Inclusive Development and Growth was the rubric of a discussion held recently at the Lakshman Kadirgamar Institute in Colombo by the South Asia Policy and Research Institute (SAPRI). Invited to lead the discussion, ably moderated by Dr. Indrajit Coomaraswamy, were Lord Meghnad Desai, Founder, Centre for Global Governance at the London School of Economics and member of the House of Lords, Dr. Shankar Acharya, a former Chief Economic Adviser to the Government of India and Dr. Kamal Hossain, Former Minister of Foreign Affairs and Minister of Law in Bangladesh. For close upon two hours they held forth with views on how development could embrace justice, be sustainable and overcome systemic flaws in governance, endemic to South Asia, that kept its rich dividends hostage to a few in polity and society. Nothing particularly epiphanic, but for turn of phrase and incisive insights, a thoroughly engaging discussion.
Oddly however, especially given the august constitution of the group, the entirety of the discussion, which included audience interaction, failed to note, even in passing, the role of information, the Internet, web or mobiles in inclusive development. Though panellists lamented the rapidly decreasing interest in political activity, there was no recognition at all of alternative politics and political forms online. This was rather strange, and bordered on the anachronistic. Later that evening, your columnist asked Dr. Acharya what, if any, the reason for this omission was. His answer was revealing. “Sanjana” he said, “Did you realise what our (referring to the panel) average age is? We are old men. I know something important is happening in these domains, but I don’t think any of us (again referring to the panel) can really put our finger on it”.
Dr. Acharya wasn’t condemning himself, Lord Desai and Dr. Hossain to irrelevance, but his honest answer is one that bedevils many younger women and men as well who are in charge of policymaking in today’s democracies – how to engage with populations, especially from a younger demographic, who by traditional markers are less interested in governance but by new indicators, are more than even a few years ago, engaged in political critiques, social agitation and change movements. Ironically, these gentlemen were less familiar with online discourse and its wide-ranging potential than, for example, someone in an underserved community, who almost intuitively grasps the power of new media – the ability of a mobile phone to communicate discontent and bear witness or the potential of the web to support collective action. And herein lies a new disconnect – the lament of political dysfunction and apathy by those who are well versed in the literature and learning of yesteryear with a growing need to recognise new, embryonic and transmuting forms of social and political engagement that can only be understood by actively participating in online fora, or by close study of engagement across online media.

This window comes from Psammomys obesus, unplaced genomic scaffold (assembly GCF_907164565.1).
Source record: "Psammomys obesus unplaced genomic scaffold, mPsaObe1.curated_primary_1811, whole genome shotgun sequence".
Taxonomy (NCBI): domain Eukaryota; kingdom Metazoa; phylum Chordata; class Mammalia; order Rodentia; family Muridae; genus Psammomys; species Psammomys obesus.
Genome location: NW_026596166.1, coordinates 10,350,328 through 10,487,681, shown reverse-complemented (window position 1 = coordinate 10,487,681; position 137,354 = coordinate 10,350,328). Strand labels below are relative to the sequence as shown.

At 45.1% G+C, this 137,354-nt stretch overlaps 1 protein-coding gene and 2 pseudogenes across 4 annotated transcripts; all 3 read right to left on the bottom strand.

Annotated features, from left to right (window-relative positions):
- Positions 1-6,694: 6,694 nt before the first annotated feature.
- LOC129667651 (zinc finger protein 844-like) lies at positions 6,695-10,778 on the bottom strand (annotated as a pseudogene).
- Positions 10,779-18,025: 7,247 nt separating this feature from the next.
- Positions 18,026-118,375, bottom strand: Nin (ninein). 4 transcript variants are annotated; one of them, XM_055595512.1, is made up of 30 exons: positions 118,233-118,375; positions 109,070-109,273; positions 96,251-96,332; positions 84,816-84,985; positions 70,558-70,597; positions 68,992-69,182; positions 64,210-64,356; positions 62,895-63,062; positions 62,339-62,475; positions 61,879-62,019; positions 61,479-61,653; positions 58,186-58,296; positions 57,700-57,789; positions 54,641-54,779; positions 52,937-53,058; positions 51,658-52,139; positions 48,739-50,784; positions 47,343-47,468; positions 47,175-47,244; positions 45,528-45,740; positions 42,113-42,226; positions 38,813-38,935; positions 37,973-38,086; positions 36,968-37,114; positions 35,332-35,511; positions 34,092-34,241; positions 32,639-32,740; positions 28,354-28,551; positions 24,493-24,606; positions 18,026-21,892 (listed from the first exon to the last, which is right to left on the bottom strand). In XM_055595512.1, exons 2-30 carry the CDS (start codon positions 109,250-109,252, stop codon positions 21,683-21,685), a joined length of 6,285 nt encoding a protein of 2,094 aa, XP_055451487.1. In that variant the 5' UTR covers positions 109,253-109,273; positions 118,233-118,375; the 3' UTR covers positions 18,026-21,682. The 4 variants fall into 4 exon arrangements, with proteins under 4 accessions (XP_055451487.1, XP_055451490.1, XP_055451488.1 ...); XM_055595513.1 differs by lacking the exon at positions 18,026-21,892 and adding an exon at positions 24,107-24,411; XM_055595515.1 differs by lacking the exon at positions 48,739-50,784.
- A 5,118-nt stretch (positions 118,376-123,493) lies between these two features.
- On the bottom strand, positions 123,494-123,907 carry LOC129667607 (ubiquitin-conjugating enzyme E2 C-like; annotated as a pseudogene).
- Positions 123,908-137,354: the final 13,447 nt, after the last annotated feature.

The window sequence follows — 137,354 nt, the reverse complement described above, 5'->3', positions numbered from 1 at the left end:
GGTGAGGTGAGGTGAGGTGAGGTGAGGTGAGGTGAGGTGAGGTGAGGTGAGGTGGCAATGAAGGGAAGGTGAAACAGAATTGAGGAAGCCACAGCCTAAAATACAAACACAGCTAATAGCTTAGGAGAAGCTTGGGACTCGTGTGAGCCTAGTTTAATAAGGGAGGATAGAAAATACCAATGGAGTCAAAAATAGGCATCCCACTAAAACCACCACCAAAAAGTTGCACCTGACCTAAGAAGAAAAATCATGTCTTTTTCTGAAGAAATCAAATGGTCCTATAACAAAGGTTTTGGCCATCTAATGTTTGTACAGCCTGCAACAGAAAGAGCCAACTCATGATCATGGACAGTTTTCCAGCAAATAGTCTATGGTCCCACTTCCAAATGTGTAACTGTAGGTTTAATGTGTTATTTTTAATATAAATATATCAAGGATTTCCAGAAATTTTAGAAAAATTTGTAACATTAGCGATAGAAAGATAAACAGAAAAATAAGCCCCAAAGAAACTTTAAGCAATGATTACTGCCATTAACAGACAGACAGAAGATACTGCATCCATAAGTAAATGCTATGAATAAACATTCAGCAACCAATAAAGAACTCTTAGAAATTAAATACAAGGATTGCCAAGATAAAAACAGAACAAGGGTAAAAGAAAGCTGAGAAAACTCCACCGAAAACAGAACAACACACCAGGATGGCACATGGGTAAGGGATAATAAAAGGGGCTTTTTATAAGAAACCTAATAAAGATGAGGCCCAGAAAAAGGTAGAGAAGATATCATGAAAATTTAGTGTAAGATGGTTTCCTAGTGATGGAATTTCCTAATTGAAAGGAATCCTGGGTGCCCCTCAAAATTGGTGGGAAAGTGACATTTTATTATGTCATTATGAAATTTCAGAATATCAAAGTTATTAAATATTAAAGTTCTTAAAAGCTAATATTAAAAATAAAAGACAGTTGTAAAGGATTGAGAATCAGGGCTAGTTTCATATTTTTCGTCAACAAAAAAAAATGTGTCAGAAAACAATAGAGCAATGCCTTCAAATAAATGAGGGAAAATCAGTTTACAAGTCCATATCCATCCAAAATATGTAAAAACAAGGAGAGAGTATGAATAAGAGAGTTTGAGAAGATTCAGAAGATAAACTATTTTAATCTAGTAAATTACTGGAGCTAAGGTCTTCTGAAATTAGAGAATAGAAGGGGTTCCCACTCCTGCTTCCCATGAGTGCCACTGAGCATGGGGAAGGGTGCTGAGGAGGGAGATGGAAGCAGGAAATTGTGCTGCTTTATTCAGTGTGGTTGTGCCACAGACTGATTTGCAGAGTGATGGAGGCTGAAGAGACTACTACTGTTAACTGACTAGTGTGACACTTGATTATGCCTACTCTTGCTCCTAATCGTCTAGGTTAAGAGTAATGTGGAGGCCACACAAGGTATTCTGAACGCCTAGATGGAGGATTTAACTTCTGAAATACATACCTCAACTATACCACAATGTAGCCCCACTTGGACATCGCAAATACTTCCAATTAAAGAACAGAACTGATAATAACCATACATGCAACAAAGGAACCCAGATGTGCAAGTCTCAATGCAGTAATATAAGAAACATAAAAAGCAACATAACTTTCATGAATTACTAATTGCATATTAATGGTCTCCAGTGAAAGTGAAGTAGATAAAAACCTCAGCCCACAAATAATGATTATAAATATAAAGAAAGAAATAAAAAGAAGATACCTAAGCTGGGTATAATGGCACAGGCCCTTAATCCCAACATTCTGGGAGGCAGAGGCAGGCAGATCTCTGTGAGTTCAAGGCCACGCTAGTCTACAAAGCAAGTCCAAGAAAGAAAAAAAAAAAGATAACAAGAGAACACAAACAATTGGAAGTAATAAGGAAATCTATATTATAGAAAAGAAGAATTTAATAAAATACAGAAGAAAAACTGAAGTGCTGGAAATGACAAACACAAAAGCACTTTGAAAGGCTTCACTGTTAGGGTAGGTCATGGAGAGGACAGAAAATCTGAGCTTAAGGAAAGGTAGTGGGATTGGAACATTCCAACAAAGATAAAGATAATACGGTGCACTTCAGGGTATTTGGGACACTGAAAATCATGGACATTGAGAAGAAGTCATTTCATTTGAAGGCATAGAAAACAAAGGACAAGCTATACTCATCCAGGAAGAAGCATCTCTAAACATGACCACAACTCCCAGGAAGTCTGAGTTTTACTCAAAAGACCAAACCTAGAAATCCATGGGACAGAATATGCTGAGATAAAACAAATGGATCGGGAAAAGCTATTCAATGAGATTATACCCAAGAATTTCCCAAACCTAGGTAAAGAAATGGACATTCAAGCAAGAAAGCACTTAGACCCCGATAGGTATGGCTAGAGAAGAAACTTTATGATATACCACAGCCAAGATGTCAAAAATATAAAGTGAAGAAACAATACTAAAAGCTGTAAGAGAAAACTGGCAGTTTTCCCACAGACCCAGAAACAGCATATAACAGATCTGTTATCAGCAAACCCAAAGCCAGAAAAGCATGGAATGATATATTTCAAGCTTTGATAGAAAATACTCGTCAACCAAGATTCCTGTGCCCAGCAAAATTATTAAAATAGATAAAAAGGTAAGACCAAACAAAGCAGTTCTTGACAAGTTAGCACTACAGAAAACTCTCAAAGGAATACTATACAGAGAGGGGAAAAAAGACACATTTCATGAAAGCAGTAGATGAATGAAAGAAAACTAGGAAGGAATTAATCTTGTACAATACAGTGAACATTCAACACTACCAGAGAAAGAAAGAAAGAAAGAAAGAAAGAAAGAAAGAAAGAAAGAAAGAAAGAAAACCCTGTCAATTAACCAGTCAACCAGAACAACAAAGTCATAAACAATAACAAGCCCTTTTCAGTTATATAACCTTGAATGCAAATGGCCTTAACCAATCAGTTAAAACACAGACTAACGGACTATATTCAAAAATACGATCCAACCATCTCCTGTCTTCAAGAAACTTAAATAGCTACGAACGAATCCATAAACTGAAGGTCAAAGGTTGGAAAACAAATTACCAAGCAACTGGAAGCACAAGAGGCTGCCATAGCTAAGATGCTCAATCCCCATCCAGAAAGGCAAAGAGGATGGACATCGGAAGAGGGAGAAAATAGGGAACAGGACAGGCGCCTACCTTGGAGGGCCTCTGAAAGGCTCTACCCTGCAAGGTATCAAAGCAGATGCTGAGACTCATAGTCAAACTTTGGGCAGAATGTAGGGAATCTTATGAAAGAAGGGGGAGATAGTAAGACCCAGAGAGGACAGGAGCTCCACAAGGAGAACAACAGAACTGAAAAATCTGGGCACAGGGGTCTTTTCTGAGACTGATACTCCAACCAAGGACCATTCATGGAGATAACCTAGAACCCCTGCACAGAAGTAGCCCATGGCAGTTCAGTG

There are already powerful examples. Aides to Anna Hazare, the 75 year-old Indian anti-corruption crusader, recently announced their intention to launch a political party and crowdsource it’s name. They also intend to be radically transparent in party donations and seek feedback, via online and mobile media, on the selection of its political candidates. The role of government has shifted from sole provider of basic services to key enabler (or conversely, primary prohibiter) of social and political innovation. This is a seismic shift from governance by a few to the curation, through progressive policy making, of ideas generated by a larger community. This is why as part of its overall ICT strategy, the British Home Office in May this year introduced a set of comprehensive social media guidelines for civil servants, why Queensland’s Government in Australia issued a similar set of guidelines two years ago, why Foreign Policy’s Top 100 Twitterati this year includes those like Susan Rice, Paul Kagame, Carl Bildt and even Hugo Chavez who regularly, either personally or through official aides, use Twitter to engage with even critics and why the E-Diplomacy hub, a compelling web visualisation created by news giant AFP shows just how much the traditional conservatism of international relations is now punctured by new conversations and relations made and sustained entirely online, through web based social networks and micro-blogging platforms.
From India to Tunisia, and even in Sri Lanka, mobiles, the Internet and web create and strengthen new information and ideational markets. It matters less whether governments loathe or love new economies of citizen generated ideas – the Internet is already too valuable a space even for even repressive regimes to completely censor. Progressive policymakers have already realised that information generated and exchanged online have a direct bearing on sustainable development and democratic governance.
Senior development theorists have much to gain from and give to this active debate.
Published in The Nation, 12 August 2012.